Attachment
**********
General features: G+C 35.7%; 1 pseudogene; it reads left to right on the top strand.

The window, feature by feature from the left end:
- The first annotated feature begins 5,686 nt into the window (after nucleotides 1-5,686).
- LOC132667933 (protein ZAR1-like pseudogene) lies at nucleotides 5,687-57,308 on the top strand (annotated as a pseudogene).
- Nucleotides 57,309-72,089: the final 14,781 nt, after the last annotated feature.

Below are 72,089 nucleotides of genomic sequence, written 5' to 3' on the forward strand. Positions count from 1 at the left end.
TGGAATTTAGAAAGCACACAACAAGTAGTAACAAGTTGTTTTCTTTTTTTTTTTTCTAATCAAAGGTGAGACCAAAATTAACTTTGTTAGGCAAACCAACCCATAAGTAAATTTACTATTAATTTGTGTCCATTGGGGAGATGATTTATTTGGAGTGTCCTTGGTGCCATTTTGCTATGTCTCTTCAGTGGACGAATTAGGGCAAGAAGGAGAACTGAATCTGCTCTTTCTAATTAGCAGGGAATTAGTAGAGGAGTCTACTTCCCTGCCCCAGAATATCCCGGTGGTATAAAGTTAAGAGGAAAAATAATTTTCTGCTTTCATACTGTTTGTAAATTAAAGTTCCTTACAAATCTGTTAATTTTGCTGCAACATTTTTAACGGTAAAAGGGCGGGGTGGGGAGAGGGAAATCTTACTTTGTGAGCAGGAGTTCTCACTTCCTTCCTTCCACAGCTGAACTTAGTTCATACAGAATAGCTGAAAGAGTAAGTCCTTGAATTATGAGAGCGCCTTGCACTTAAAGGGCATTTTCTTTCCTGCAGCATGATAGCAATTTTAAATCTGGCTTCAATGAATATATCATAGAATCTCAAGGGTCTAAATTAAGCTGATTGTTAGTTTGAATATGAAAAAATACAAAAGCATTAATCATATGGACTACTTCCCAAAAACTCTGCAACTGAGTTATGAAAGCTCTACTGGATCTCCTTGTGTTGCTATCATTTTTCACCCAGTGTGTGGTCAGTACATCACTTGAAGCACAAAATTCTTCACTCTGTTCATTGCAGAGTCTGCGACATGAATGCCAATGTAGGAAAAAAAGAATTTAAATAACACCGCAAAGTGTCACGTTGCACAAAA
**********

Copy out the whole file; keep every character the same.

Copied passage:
General features: G+C 35.7%; 1 pseudogene; it reads left to right on the top strand.

The window, feature by feature from the left end:
- The first annotated feature begins 5,686 nt into the window (after nucleotides 1-5,686).
- LOC132667933 (protein ZAR1-like pseudogene) lies at nucleotides 5,687-57,308 on the top strand (annotated as a pseudogene).
- Nucleotides 57,309-72,089: the final 14,781 nt, after the last annotated feature.

Below are 72,089 nucleotides of genomic sequence, written 5' to 3' on the forward strand. Positions count from 1 at the left end.
TGGAATTTAGAAAGCACACAACAAGTAGTAACAAGTTGTTTTCTTTTTTTTTTTTCTAATCAAAGGTGAGACCAAAATTAACTTTGTTAGGCAAACCAACCCATAAGTAAATTTACTATTAATTTGTGTCCATTGGGGAGATGATTTATTTGGAGTGTCCTTGGTGCCATTTTGCTATGTCTCTTCAGTGGACGAATTAGGGCAAGAAGGAGAACTGAATCTGCTCTTTCTAATTAGCAGGGAATTAGTAGAGGAGTCTACTTCCCTGCCCCAGAATATCCCGGTGGTATAAAGTTAAGAGGAAAAATAATTTTCTGCTTTCATACTGTTTGTAAATTAAAGTTCCTTACAAATCTGTTAATTTTGCTGCAACATTTTTAACGGTAAAAGGGCGGGGTGGGGAGAGGGAAATCTTACTTTGTGAGCAGGAGTTCTCACTTCCTTCCTTCCACAGCTGAACTTAGTTCATACAGAATAGCTGAAAGAGTAAGTCCTTGAATTATGAGAGCGCCTTGCACTTAAAGGGCATTTTCTTTCCTGCAGCATGATAGCAATTTTAAATCTGGCTTCAATGAATATATCATAGAATCTCAAGGGTCTAAATTAAGCTGATTGTTAGTTTGAATATGAAAAAATACAAAAGCATTAATCATATGGACTACTTCCCAAAAACTCTGCAACTGAGTTATGAAAGCTCTACTGGATCTCCTTGTGTTGCTATCATTTTTCACCCAGTGTGTGGTCAGTACATCACTTGAAGCACAAAATTCTTCACTCTGTTCATTGCAGAGTCTGCGACATGAATGCCAATGTAGGAAAAAAAGAATTTAAATAACACCGCAAAGTGTCACGTTGCACAAAA